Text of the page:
GC of Fender overcame life challenges to hit a high note
When he was a little boy growing up in Iran, Aarash Darroodi recalls dashing for cover when sirens warned that missiles were coming from Iraq.
“I remember buildings being blown up around us,” he says. “When the Scud missiles hit the ground, the vibration that you felt in your chest, even when it was miles away, was unbelievable; something I will never forget.”
Those attacks are part of Darroodi’s turbulent, decades-long journey during which he was separated from his parents, survived war, traveled throughout the Middle East and parts of Asia, and eventually landed a dream job as the top lawyer at one of America’s most iconic music companies.
“Overseas, we consumed American music at a rate you cannot even imagine. It was our only access to American culture,” says Darroodi, 41, executive vice president and general counsel of Fender Musical Instruments Corp. “It’s quite fascinating and ironic that as a child I loved Elvis and Buddy Holly and Jimi Hendrix, and one day I actually would be working for the same company that supplied these angels with the instruments to create.”
Safe home to war zone
Darroodi was born in Houston, where his Iranian parents, Ali and Marjan, were studying chemical engineering. It had been their intention to return to their homeland to work in the oil industry, but their plans unraveled when skirmishes between Iraq and Iran began in 1980.
Because the battles were remote and infrequent, his maternal grandparents recommended sending the 6-month-old boy, who had a U.S. passport, to Iran so they could care for him while his parents applied for work authorization in the U.S. and established a home.
“My parents stayed because had they gone to Iran, they would have never been able to leave,” Darroodi explains, adding that his father also would have been drafted into military service.
A few years after he arrived in Iran, the war escalated and missile attacks intensified on Tehran, where Darroodi and his grandparents, Hamid Arbab, a doctor, and his wife, Lila, would stay while trying to secure visas to get out of the country. They spent most of their time in the city of Mashhad, considered safer because it was a holy site less likely to be bombed. There, Darroodi enrolled in school and tried to live as normal a life as possible. As he got older, the boy realized his grandparents were not his actual parents and asked where they were. “And they would say, ‘the United States,’” he says.
“I was thinking to myself, ‘Wow. Hollywood movies come from the United States, rock ‘n’ roll comes from the United States, and my parents are in the United States,’” he says. “‘I’ve got to find a way to get to the United States.’”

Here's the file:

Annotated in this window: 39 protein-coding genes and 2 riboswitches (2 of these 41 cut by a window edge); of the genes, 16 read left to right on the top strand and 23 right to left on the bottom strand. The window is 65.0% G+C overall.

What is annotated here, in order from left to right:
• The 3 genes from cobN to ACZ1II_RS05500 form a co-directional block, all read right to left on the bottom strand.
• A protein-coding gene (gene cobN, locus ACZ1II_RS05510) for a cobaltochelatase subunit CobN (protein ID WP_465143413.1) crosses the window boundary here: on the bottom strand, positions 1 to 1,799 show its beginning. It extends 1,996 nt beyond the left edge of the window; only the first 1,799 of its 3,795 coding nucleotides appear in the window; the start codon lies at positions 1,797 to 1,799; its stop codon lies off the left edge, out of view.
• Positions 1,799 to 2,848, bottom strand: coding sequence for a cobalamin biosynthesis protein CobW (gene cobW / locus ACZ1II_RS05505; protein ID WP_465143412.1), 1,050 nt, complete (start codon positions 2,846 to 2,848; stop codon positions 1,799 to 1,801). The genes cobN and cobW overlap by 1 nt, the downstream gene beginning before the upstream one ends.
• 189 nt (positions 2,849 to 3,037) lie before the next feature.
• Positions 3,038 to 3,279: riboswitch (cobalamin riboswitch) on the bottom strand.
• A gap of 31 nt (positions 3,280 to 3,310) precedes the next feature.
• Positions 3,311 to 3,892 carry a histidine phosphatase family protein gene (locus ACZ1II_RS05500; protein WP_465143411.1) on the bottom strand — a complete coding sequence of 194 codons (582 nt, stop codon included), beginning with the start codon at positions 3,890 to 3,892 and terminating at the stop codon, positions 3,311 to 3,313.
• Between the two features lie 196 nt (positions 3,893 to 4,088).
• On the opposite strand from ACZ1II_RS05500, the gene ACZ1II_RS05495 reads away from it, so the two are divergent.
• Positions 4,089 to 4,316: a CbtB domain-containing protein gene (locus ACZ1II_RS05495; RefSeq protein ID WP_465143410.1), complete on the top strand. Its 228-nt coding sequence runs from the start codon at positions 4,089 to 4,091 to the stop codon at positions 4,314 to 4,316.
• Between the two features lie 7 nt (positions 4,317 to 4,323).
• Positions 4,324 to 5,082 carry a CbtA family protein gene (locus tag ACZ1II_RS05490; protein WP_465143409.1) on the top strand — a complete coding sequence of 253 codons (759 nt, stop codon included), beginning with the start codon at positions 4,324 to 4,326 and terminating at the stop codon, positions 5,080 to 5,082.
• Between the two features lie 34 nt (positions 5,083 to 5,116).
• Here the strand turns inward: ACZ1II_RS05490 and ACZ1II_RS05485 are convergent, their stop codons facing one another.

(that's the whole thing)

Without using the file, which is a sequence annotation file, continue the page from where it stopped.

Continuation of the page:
Because they were banned from traveling to the U.S. from Iran, Darroodi and his grandparents went to 19 countries on tourist visas to seek help at U.S. embassies, the last being Turkey, which granted them visas in 1988.
His grandmother sold everything the family owned, and all three traveled to the U.S. By then, Darroodi’s parents had withdrawn from college and moved to Monrovia, Maryland, where they earned degrees in accounting and got jobs with the Maryland-National Capital Park and Planning Commission. They later started their own accounting firm. Darroodi recalls being the only Middle Easterners in the community and seeing few people of color. “I faced discrimination on a daily basis,” he says. “I was spit on. I was told to go back to my country.”
When he applied to a prestigious private school in fifth grade, the headmaster called his mother in for what they thought was an interview. “The gist of what he said was, ‘Your son is very smart, but his accent is too thick, and he really won’t be able to fit in with the other kids,’” Darroodi recalls. “We got in the car, and my mom started uncontrollably crying. But I didn’t cry. I waited until I got home. I didn’t want to make her sad to see me sad.”
Breaking the mold
The family eventually moved closer to Baltimore, and Darroodi went to public school, where he continued to face bullying and discrimination. He asked to leave and was allowed to graduate early and enter a community college.
Darroodi became interested in law after reading the book and seeing the movie Barbarians at the Gate.